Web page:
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action,in law: see procedureprocedure,
in law, the rules that govern the obtaining of legal redress. This article deals only with civil procedure in Anglo-American law (for criminal procedure, see criminal law).
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Any one of a number of related integral quantities which serve as the basis for general formulations of the dynamics of both classical and quantum-mechanical systems. The term has been associated with four quantities: the fundamental action S, for general paths of a dynamical system; the classical action SC, for the actual path; the modified action S′, for paths restricted to a particular energy; and action variables, for periodic motions.
A dynamical system can be described in terms of some number N of coordinate degrees of freedom that specify its configuration. As the vector q whose components are the degrees of freedom q1, q2, …, qN varies with time t, it traces a path q(t) in an N-dimensional space. The fundamental action S is the integral of the lagrangian of the system taken along any path q(t), actual or virtual, starting from a specified configuration q1 at a specified time t1, and ending similarly at configuration q2 and time t2. The value of this action S[q(t)] depends on the particular path q(t). The actual path qC(t) which is traversed when the system moves according to newtonian classical mechanics gives an extremum value of S, usually a minimum, relative to the other paths. This is Hamilton's least-action principle. The extremum value depends only on the end points and is called the classical action SC(q1, q2; t1, t2).
An important variant of Hamilton's principle applies when the virtual paths q(t) are restricted to motions all of the same energy E, but no longer to a specific time interval, t1 - t2. The modified action S′ = S - E(t1 - t2) obeys a modified least-action principle, usually called Maupertuis' principle, namely, that the classical path gives again an extremal value of S′ relative to all paths of that energy. Maupertuis' principle is closely related to Fermat's principle of least time in classical optics for the path of light rays of a definite frequency through a region of inhomogeneous refractive index. See Hamilton's principle, Minimal principles
In quantum mechanics, as originally formulated by E. Schrödinger, the state of particles is described by wave functions which obey the Schrödinger wave equation. States of definite energy in, say, atoms are described by stationary wave functions, which do not move in space. Nonstationary wave functions describe transitory processes such as the scattering of particles, in which the state changes. Both stationary and nonstationary state wave functions are determined, in principle, once the Schrödinger wave propagator (also called the Green function) between any two points q1 and q2 is known. In a fundamental restatement of quantum mechanics, R. Feynman showed that all paths from q1 to q2, including the virtual paths, contribute to the wave propagator. Each path contributes a complex phase-term exp i (&phgr;[q(t)]), where the phase &phgr; is proportional to the action for that path. The resulting sum over paths, appropriately defined, is the path integral (or functional integral) representation of the Schrödinger wave propagator. The path integral has become the general starting point for most formulations of quantum theories of particles and fields. The classical path qC(t) of least action now plays the role in the wave function as being the path of stationary phase. See Propagator (field theory)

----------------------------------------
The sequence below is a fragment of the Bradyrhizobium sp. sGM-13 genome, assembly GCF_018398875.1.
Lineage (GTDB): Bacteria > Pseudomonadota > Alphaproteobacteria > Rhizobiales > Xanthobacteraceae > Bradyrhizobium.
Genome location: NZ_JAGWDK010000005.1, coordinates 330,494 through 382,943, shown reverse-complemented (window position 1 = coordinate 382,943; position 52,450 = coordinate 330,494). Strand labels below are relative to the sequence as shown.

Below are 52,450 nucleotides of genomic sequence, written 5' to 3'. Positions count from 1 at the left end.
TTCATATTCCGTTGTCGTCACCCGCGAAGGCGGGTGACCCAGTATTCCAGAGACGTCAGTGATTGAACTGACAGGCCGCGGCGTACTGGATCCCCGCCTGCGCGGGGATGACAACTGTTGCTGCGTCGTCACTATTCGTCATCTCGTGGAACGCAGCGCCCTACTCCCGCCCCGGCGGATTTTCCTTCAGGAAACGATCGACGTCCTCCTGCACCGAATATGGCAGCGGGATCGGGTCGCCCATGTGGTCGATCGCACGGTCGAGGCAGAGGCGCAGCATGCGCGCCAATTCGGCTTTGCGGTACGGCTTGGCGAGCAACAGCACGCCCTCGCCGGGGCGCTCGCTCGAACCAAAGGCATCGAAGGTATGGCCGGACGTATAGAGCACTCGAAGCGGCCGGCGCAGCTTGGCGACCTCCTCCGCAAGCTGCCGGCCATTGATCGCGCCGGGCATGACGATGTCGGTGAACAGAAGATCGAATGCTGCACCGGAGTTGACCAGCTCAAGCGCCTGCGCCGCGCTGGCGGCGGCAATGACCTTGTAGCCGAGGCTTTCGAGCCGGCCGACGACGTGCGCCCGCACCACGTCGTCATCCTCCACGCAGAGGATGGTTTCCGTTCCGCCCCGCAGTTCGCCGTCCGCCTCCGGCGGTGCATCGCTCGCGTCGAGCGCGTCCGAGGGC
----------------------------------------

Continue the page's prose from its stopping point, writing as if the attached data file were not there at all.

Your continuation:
- any unit or sequence of social activity or behaviour, e.g. the action of a trade union or state, as well as the action of an individual.
- (in contrast with BEHAVIOUR; see also BEHAVIOURISM) any unit or sequence of individual social activity which is intentional or purposive and involves conscious deliberation rather than merely being the result of a biological reflex.
Sociologists are divided as to whether social reality is better explained with reference to individual purposive action (see ACTION THEORY, AGENCY, METHODOLOGICAL INDIVIDUALISM, MEANINGFUL UNDERSTANDING AND EXPLANATION) or as the outcome of SOCIAL STRUCTURE (see also STRUCTURALISM). There are also those sociologists (see SOCIAL PHENOMENOLOGY, ETHNOMETHODOLOGY, SCHUTZ, GARFINKEL) who argue that action theorists as well as structuralists have failed to show how actors' meanings are actually constituted.
The debate about social action in these terms is one of the most central in modern sociological theory. Various attempts have been made to reconcile action theory and structuralist perspectives (see PARSONS, STRUCTURATION THEORY, STRUCTURE AND AGENCY, GIDDENS). While no consensus exists that these attempts are entirely successful, there is an increasing recognition that sociological explanations must include reference to both action and structure (see DUALITY OF STRUCTURE).
in the theater, an important means of expression in the actor’s art. A role is realized through the actions of a performer in a play, concert, or rehearsal; these actions reveal the goal and consequently the inner world of the character being portrayed. An important element in the art of the actor is the verbal action (dramatic speech) that is directed toward the audience and the other actors.